Waiting for 'I Due Foscari' – An Encounter with Werner Herzog at the Teatro dell'Opera di Roma

2013 sees the bicentennial of Giuseppe Verdi's birth and to mark the occasion Rome's Teatro dell'Opera will shortly be staging a completely new production of I Due Foscari, directed by visionary German filmmaker Werner Herzog, and with conductor Riccardo Muti on the podium. On Saturday afternoon Herzog was joined by journalist Valerio Cappelli, the theatre's artistic directors Catello De Martino and Alessio Vlad, and film critic Mario Sesti, in a hugely entertaining encounter in the splendid foyer of the opera house to discuss not only this new version of Verdi's opera, but also his wider relationship with music during his entire film career through a series of clips from his movies and personal anecdotes.

This is third time that Muti and Herzog have worked together and the director was keen to stress that it is always Muti who talks him into taking on an operatic staging. In fact, he rarely goes to operatic performances himself and instead prefers to listen to CD recordings, finding it disturbing when another person's visual ideas interfere with the images he has created in his own mind's eye when listening to the music.
“Maestro Muti really dragged me into it...he really wanted me to do this and when he calls I listen...not 100% but in a case like this, yes! And of course, the main reason is that musically it is very, very interesting. It's like a new phase for Verdi, a new discovery, he's changing course... it's a transition time for Verdi.”
Werner Herzog presents I Due Foscari
The preview of I Due Foscari was presented through a very rapid slideshow of tantalising shots of production designer Maurizio Balò's dramatic wintery sets. I Due Foscari, Herzog explained, was a difficult libretto to work with because there is little character development, and even turning to Lord Byron's historical play The Two Foscari, on which the opera is based, is of little help because Byron, whilst being a wonderful poet, was sadly “not a great dramatist”. Pausing on one particular slide he noted that the members of the chorus have turned their backs to the politicians and are instead more interested in watching the two clowns on stage. He emphasised, to chuckles from the audience, that this concept had been devised well over a year ago, and was in no way meant to reflect the present political situation in Italy!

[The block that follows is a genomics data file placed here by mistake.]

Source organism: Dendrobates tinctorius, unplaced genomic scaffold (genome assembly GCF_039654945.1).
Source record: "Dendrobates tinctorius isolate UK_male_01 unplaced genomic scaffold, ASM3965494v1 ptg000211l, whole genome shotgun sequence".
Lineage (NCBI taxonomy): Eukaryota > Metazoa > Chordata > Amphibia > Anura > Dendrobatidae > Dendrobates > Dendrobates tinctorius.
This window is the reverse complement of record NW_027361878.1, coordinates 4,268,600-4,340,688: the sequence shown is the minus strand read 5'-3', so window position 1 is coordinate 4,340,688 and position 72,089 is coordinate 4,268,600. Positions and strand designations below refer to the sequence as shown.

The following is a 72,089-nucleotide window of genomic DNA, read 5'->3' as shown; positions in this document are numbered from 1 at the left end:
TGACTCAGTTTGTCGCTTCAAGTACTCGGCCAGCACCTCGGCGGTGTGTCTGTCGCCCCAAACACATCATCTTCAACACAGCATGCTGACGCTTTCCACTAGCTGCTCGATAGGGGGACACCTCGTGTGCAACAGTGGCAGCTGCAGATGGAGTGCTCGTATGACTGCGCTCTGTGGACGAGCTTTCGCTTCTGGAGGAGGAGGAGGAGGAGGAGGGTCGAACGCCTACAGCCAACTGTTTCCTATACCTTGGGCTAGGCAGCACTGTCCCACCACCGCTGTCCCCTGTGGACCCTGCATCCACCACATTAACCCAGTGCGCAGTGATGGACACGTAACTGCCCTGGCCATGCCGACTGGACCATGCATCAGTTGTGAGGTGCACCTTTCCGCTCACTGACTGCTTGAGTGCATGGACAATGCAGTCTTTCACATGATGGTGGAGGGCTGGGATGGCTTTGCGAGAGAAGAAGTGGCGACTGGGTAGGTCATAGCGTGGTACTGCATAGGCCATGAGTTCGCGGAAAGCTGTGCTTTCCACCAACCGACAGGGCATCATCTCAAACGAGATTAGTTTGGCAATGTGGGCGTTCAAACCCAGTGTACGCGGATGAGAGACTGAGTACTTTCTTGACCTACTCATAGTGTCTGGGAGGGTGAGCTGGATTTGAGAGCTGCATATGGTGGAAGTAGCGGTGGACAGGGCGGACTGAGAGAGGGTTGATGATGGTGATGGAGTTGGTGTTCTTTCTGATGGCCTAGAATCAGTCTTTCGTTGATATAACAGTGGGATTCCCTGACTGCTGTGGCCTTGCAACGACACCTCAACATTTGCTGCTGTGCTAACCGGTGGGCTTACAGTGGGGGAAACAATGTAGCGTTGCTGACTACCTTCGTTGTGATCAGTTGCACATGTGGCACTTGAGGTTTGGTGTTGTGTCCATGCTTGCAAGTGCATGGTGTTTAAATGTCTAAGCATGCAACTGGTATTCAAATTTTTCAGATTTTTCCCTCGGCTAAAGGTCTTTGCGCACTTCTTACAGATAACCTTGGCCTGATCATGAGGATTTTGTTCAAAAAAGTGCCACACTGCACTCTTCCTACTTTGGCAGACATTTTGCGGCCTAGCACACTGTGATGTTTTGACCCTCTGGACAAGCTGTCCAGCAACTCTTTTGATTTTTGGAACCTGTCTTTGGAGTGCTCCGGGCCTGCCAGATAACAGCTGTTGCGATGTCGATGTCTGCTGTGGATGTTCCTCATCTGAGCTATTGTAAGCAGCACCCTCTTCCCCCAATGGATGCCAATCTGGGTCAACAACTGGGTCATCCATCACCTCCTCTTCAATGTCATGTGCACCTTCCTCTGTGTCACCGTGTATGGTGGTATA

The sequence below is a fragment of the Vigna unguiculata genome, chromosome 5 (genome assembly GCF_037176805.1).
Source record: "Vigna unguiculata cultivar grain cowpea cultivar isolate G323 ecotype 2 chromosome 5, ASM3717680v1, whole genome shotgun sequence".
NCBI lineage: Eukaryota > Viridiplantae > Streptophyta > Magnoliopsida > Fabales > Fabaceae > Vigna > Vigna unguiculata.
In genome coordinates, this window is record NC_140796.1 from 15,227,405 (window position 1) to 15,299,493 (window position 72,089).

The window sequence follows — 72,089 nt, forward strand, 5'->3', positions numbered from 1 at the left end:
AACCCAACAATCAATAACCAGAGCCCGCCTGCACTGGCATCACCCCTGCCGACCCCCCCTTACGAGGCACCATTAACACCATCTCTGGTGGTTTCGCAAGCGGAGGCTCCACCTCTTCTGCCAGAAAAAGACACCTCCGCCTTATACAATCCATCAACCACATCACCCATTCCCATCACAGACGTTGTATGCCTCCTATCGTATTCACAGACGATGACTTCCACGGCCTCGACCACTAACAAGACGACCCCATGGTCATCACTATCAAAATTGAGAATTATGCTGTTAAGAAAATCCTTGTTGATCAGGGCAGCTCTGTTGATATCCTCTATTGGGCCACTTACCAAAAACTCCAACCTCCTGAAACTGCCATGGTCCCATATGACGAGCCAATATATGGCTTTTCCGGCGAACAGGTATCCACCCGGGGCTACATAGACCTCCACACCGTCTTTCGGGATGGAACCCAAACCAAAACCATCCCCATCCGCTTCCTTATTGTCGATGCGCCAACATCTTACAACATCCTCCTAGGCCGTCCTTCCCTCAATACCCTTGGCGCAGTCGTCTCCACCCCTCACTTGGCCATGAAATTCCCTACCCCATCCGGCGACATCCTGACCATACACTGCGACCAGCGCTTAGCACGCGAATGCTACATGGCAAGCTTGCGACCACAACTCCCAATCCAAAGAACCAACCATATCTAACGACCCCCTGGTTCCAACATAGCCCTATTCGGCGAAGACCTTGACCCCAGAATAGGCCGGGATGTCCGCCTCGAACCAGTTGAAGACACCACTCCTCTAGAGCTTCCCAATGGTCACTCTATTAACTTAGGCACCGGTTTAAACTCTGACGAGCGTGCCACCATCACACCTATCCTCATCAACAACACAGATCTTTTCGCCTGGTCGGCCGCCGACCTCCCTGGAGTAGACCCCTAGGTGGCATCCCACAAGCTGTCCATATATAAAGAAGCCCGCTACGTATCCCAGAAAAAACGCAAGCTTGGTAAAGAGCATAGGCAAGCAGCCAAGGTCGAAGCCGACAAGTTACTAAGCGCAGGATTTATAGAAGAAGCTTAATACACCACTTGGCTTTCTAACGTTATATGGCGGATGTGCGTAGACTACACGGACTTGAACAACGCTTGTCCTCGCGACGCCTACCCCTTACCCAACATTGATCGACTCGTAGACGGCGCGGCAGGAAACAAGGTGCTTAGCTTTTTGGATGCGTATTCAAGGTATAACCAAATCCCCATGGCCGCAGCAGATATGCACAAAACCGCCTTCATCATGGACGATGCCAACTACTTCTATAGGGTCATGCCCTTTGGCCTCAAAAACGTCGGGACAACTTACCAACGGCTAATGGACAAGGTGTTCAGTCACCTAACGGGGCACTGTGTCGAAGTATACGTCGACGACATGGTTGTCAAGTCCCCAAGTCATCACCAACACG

As admirers of Herzog's cinema will know, music is of fundamental importance in his work, with operatic pieces used in his soundtracks to extraordinary effect. His masterpiece Fitzcarraldo famously uses recordings by the Italian tenor Enrico Caruso.
“[…] in Fitzcarraldo, in the screenplay I described that Fitzcarraldo plays Wagner...Wagner operas in the jungle, and as soon as I tried out Wagner music in the jungle it just did not fit together, it just did not find resonance, but it is Bellini all of a sudden that is wonderful, Bellini and Verdi...miracles in the jungle, it's their natural habitat. It's a place for fever dreams and that's where they fit! Wagner is too Teutonic!”
The opening scene from Wodaabe - Herdsmen of the Sun, in which the young males of the tribe roll their eyes and bear their teeth to attract females in a male beauty contest, as an early 1900s cylinder recording of Ave Maria sung by the last Vatican castrato Alessandro Moreschi plays in the background, is another mesmerising example.
“There are very operatic moments in my films, staged moments, accentuated moments.”
Avoiding the obvious Hollywood-style scoring where emotions displayed on the screen are hammered home by the accompanying music, he explained that he likes music to emphasis the separate, parallel story playing alongside the film, the one the audience creates for itself.
“Music in cinema has a great power; it does not change the projection of light, the music does not change the image, but it changes our perspectives.”
On some occasions, most notably in The White Diamond and The Wild Blue Yonder, the haunting music – a collaboration between cellist and composer Ernst Reijseger, Senegalese singer Mola Sylla, and Sardinian vocal choir, the Voches de Sardinna - was created even before filming had begun. When asked by the director of photography as to how The White Diamond should look stylistically, Herzog said that he simply put some earphones over his head and said: “Listen! This is how we do it!”

With such an obvious affinity for music, therefore, perhaps Herzog's most shocking anecdote of the day, was that of a childhood trauma of being made to sing against his will in front of his class at school, resulting in a complete refusal towards not only singing, but music in general during his childhood. Thankfully, for both Herzog and the world of cinema, he would later fill that musical void as a self-taught music lover in his adult years.
“I shut myself out like an autistic child from music classes and because of that when I left school there was a deep void and hunger for music, so it was all for something good I think.”
They do say that one should never meet one's heroes, but I threw caution to the wind and approached the great man to exchange a few words at the end of the discussion! Am thrilled to confirm that he was utterly charming, and I am now the proud owner of an autographed Fitzcarraldo DVD.

I Due Foscari will run from 6 - 16 March 2013 at the Teatro dell'Opera